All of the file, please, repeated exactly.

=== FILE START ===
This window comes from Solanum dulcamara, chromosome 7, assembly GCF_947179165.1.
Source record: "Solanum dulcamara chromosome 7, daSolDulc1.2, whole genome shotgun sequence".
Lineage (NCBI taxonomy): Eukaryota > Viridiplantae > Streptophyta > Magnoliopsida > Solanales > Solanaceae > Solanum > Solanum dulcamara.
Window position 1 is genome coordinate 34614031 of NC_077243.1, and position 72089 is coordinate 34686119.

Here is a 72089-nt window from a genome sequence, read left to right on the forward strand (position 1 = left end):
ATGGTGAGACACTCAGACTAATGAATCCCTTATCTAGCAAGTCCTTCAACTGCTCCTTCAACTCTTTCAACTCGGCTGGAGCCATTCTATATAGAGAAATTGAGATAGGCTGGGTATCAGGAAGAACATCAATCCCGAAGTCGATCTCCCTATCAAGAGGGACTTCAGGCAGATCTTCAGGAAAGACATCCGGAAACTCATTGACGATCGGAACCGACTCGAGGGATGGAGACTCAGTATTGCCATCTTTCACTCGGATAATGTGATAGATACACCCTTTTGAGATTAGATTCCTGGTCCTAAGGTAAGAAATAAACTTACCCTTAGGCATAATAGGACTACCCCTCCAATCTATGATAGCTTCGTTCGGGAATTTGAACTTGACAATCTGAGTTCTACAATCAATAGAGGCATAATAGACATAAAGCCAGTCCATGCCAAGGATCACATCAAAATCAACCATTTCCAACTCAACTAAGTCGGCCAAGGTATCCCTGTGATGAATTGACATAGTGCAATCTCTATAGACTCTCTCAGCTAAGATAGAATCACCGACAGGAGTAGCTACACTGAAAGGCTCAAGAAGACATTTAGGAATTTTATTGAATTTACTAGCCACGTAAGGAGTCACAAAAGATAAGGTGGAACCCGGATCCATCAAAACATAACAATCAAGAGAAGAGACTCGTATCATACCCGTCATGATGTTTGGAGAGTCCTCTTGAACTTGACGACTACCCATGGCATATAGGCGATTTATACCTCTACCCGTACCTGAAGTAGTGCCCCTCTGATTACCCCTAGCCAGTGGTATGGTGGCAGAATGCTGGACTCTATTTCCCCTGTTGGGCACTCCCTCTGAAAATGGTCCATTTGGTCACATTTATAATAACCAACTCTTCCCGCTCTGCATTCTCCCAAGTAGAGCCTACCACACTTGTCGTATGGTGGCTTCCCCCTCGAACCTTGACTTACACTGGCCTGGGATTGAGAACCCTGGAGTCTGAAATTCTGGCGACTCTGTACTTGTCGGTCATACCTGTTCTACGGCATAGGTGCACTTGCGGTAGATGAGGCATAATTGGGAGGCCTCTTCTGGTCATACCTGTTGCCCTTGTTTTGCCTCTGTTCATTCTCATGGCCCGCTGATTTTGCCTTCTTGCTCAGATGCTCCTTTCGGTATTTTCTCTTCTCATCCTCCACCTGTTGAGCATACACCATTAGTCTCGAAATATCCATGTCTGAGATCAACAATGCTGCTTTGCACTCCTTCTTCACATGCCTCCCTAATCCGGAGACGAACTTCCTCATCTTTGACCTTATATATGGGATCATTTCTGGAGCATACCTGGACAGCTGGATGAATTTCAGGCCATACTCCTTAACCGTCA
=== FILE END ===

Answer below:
This window comes from Solanum dulcamara, chromosome 7, assembly GCF_947179165.1.
Source record: "Solanum dulcamara chromosome 7, daSolDulc1.2, whole genome shotgun sequence".
Lineage (NCBI taxonomy): Eukaryota > Viridiplantae > Streptophyta > Magnoliopsida > Solanales > Solanaceae > Solanum > Solanum dulcamara.
Window position 1 is genome coordinate 34614031 of NC_077243.1, and position 72089 is coordinate 34686119.

Here is a 72089-nt window from a genome sequence, read left to right on the forward strand (position 1 = left end):
ATGGTGAGACACTCAGACTAATGAATCCCTTATCTAGCAAGTCCTTCAACTGCTCCTTCAACTCTTTCAACTCGGCTGGAGCCATTCTATATAGAGAAATTGAGATAGGCTGGGTATCAGGAAGAACATCAATCCCGAAGTCGATCTCCCTATCAAGAGGGACTTCAGGCAGATCTTCAGGAAAGACATCCGGAAACTCATTGACGATCGGAACCGACTCGAGGGATGGAGACTCAGTATTGCCATCTTTCACTCGGATAATGTGATAGATACACCCTTTTGAGATTAGATTCCTGGTCCTAAGGTAAGAAATAAACTTACCCTTAGGCATAATAGGACTACCCCTCCAATCTATGATAGCTTCGTTCGGGAATTTGAACTTGACAATCTGAGTTCTACAATCAATAGAGGCATAATAGACATAAAGCCAGTCCATGCCAAGGATCACATCAAAATCAACCATTTCCAACTCAACTAAGTCGGCCAAGGTATCCCTGTGATGAATTGACATAGTGCAATCTCTATAGACTCTCTCAGCTAAGATAGAATCACCGACAGGAGTAGCTACACTGAAAGGCTCAAGAAGACATTTAGGAATTTTATTGAATTTACTAGCCACGTAAGGAGTCACAAAAGATAAGGTGGAACCCGGATCCATCAAAACATAACAATCAAGAGAAGAGACTCGTATCATACCCGTCATGATGTTTGGAGAGTCCTCTTGAACTTGACGACTACCCATGGCATATAGGCGATTTATACCTCTACCCGTACCTGAAGTAGTGCCCCTCTGATTACCCCTAGCCAGTGGTATGGTGGCAGAATGCTGGACTCTATTTCCCCTGTTGGGCACTCCCTCTGAAAATGGTCCATTTGGTCACATTTATAATAACCAACTCTTCCCGCTCTGCATTCTCCCAAGTAGAGCCTACCACACTTGTCGTATGGTGGCTTCCCCCTCGAACCTTGACTTACACTGGCCTGGGATTGAGAACCCTGGAGTCTGAAATTCTGGCGACTCTGTACTTGTCGGTCATACCTGTTCTACGGCATAGGTGCACTTGCGGTAGATGAGGCATAATTGGGAGGCCTCTTCTGGTCATACCTGTTGCCCTTGTTTTGCCTCTGTTCATTCTCATGGCCCGCTGATTTTGCCTTCTTGCTCAGATGCTCCTTTCGGTATTTTCTCTTCTCATCCTCCACCTGTTGAGCATACACCATTAGTCTCGAAATATCCATGTCTGAGATCAACAATGCTGCTTTGCACTCCTTCTTCACATGCCTCCCTAATCCGGAGACGAACTTCCTCATCTTTGACCTTATATATGGGATCATTTCTGGAGCATACCTGGACAGCTGGATGAATTTCAGGCCATACTCCTTAACCGTCA